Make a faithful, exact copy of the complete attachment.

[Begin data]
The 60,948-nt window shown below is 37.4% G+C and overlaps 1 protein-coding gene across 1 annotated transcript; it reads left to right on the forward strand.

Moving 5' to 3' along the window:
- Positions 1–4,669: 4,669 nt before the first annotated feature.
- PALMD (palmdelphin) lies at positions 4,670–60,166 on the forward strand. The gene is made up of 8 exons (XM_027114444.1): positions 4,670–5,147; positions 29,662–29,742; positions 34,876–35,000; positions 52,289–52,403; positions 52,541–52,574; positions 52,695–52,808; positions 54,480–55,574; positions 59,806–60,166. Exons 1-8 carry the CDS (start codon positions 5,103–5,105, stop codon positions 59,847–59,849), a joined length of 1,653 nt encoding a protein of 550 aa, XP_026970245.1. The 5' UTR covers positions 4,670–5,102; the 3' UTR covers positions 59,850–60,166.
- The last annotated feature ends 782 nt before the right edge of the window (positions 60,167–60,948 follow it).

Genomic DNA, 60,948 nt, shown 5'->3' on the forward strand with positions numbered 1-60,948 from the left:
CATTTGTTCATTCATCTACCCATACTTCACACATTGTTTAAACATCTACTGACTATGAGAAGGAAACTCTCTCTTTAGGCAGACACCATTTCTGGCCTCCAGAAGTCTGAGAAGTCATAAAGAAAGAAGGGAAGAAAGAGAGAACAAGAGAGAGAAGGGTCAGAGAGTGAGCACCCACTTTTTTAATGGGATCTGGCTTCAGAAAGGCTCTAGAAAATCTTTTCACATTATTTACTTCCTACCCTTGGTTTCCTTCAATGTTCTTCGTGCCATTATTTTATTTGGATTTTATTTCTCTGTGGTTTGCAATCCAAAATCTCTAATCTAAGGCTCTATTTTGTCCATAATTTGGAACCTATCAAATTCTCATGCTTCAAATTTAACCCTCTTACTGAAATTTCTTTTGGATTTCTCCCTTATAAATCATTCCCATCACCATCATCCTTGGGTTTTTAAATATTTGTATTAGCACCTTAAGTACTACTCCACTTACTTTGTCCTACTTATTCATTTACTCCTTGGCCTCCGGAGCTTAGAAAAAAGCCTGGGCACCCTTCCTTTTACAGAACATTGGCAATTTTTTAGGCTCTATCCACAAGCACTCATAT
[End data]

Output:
The 60,948-nt window shown below is 37.4% G+C and overlaps 1 protein-coding gene across 1 annotated transcript; it reads left to right on the forward strand.

Moving 5' to 3' along the window:
- Positions 1–4,669: 4,669 nt before the first annotated feature.
- PALMD (palmdelphin) lies at positions 4,670–60,166 on the forward strand. The gene is made up of 8 exons (XM_027114444.1): positions 4,670–5,147; positions 29,662–29,742; positions 34,876–35,000; positions 52,289–52,403; positions 52,541–52,574; positions 52,695–52,808; positions 54,480–55,574; positions 59,806–60,166. Exons 1-8 carry the CDS (start codon positions 5,103–5,105, stop codon positions 59,847–59,849), a joined length of 1,653 nt encoding a protein of 550 aa, XP_026970245.1. The 5' UTR covers positions 4,670–5,102; the 3' UTR covers positions 59,850–60,166.
- The last annotated feature ends 782 nt before the right edge of the window (positions 60,167–60,948 follow it).

Genomic DNA, 60,948 nt, shown 5'->3' on the forward strand with positions numbered 1-60,948 from the left:
CATTTGTTCATTCATCTACCCATACTTCACACATTGTTTAAACATCTACTGACTATGAGAAGGAAACTCTCTCTTTAGGCAGACACCATTTCTGGCCTCCAGAAGTCTGAGAAGTCATAAAGAAAGAAGGGAAGAAAGAGAGAACAAGAGAGAGAAGGGTCAGAGAGTGAGCACCCACTTTTTTAATGGGATCTGGCTTCAGAAAGGCTCTAGAAAATCTTTTCACATTATTTACTTCCTACCCTTGGTTTCCTTCAATGTTCTTCGTGCCATTATTTTATTTGGATTTTATTTCTCTGTGGTTTGCAATCCAAAATCTCTAATCTAAGGCTCTATTTTGTCCATAATTTGGAACCTATCAAATTCTCATGCTTCAAATTTAACCCTCTTACTGAAATTTCTTTTGGATTTCTCCCTTATAAATCATTCCCATCACCATCATCCTTGGGTTTTTAAATATTTGTATTAGCACCTTAAGTACTACTCCACTTACTTTGTCCTACTTATTCATTTACTCCTTGGCCTCCGGAGCTTAGAAAAAAGCCTGGGCACCCTTCCTTTTACAGAACATTGGCAATTTTTTAGGCTCTATCCACAAGCACTCATAT